Relics and raptors: Old Scottsdale at its finest


SCOTTSDALE — There is a fertile spot in the American desert where the ancient waters flow. A confluence of tributaries fed the Salt River in Arizona and supplied water to the earliest settlements in the Sonoran Desert, an otherwise uninhabitable landscape.

Home to a diverse array of wildlife, the natural waterway is a favorite recreation area and integral part of human infrastructure in the Copper State.

In the late 1880s the Arizona Canal was completed and led to the founding and development of several towns — one of which is now known as Scottsdale.

Today, there remain relics of a romanticized past scattered throughout Arizona. Symbols of hospitality in the old Southwest are covered in cities like Scottsdale, where these treasures are preserved in the buffed and coiffed, elaborate and elegant grounds of luxury resorts like The Phoenician.

Built around the Jokake Inn, translated as “mud house” and one of the city’s historic landmarks, The Phoenician was established in 1988 and is an oasis getaway offering world-class service. With names like “mud house” few could have conceived that a resort featuring the highest-rated amenities would dominate the base of Camelback Mountain. Jokake Inn was also featured in the Nicholas Cage movie “Raising Arizona.”

The original Pueblo home continued operating as a hotel until the late 1970s, whereby most of its buildings were demolished, although its best-known structure, the twin bell tower building, still stands just inside the grounds of The Phoenician as a symbol of the hospitality of the old Southwest.

Presently, the luxury resort and conference center is set on 254 acres, five minutes from Old Town Scottsdale and bordered by Phoenix to its west.

The nearby canal has also become a hub for an array of waterfront activities, attracting walkers, bikers and shoppers enjoying the diverse selection of restaurants, shops and galleries that boast the moniker, “the West’s most western town.”

Keeping with traditions of desert preservation, the resort is home to a two-acre Cactus Garden, featuring 250 varieties of cacti and succulents. It also offers a seasonal bike tour to the Scottsdale Farmers’ Market, Dueling Pianos every Friday night, and an abatement program from Falcon Force that provides both entertainment and education for guests while dining. When designing the grounds, facilities and activities of such a premiere attraction, The Phoenician spared no expense.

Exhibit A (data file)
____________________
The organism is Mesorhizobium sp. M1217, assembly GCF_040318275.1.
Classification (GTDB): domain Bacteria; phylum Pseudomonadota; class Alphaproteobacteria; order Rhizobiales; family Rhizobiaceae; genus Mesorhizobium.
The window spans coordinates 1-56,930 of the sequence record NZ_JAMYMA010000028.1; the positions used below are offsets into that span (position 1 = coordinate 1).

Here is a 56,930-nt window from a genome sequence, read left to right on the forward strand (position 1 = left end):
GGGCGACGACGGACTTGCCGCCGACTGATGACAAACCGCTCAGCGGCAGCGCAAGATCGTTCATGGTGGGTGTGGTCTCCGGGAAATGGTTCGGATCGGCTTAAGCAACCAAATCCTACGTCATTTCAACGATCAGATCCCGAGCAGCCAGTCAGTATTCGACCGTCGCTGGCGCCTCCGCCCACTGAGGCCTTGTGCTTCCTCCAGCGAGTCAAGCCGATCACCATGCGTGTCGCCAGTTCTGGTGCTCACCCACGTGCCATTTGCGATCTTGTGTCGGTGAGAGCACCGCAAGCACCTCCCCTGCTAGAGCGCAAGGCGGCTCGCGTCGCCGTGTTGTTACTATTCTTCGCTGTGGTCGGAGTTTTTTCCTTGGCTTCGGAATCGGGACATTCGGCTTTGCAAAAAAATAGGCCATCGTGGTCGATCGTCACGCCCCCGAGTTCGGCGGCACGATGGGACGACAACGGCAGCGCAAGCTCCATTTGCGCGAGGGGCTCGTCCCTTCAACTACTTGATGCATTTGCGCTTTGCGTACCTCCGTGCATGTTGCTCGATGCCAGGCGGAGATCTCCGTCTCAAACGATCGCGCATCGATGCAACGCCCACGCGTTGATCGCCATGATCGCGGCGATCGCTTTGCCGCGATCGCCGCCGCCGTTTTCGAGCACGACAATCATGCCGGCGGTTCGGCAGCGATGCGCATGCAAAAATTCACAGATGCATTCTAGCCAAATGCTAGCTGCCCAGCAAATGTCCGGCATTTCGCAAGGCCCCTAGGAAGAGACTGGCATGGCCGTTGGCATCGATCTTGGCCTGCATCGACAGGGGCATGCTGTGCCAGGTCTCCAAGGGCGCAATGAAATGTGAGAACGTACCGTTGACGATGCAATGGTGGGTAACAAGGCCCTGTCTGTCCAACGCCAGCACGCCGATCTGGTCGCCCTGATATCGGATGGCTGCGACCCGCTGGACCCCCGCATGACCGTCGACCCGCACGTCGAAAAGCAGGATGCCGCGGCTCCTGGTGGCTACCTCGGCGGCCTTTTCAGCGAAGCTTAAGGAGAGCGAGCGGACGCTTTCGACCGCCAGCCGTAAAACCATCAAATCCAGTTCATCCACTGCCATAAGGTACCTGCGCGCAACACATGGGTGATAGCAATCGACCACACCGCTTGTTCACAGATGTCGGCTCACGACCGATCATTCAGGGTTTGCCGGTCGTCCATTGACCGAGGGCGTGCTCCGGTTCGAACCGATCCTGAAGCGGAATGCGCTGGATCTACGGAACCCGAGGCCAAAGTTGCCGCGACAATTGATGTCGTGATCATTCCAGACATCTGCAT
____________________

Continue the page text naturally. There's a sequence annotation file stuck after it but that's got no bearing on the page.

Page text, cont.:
Drawing in the locals, and located on the first floor, Mowry & Cotton serves modern American cuisine in a relaxing lux style. While dining al fresco, this is where you can meet Omen, a handsome Harris’s Hawk of the Southwest, sporting bold markings of dark brown and chestnut red — the most social of North American raptors.

A crafted redesign of the resort whispers to the Hohokam and Pima tribes that had lived in the area for centuries.

Beginning with a bronze screen at check in, and inspired by the Pima basket designs, a concierge desk fabricated in cow hide reflects the region’s cattle ranching heritage. In total, 645 rooms, eight restaurants, seven tennis courts, two pickleball courts, a 4,600 square foot fitness center, a Forbes Five Star spa and an 18-hole championship golf course showcase the unique beauty of Arizona’s Sonoran Desert. Five swimming pools are sure to wet many palettes.

A more intimate option inside The Phoenician resort is The Canyon Suites, which debuted in 2007 as a boutique resort within a resort, a one of a kind for Arizona. The exclusive services like a private infinity pool and chauffeur-driven luxury car only scratch the surface of what is offered at this, the only Forbes Five Star and AAA Five Diamond hotel in the Valley of the Sun.

Whether it be for the summer getaway currently being offered, a dining adventure, or to simply re-visit Scottsdale and take a gander with fresh eyes, this Luxury Collection resort is a way to grace and to discover old Arizona with a modern flair for elegance. Built to please, The Phoenician reflects an immortalized symbol in its spectacular opulence.

The longstanding myth of the Phoenix bird remains an emblem for character and a muse for all who grace the halls of such a lavish spectacle. Such a hot spot in the old west remains a grand place for rebirth and reflection, marking time in Arizona’s resort of relics.

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Phoenician, Scottsdale, travel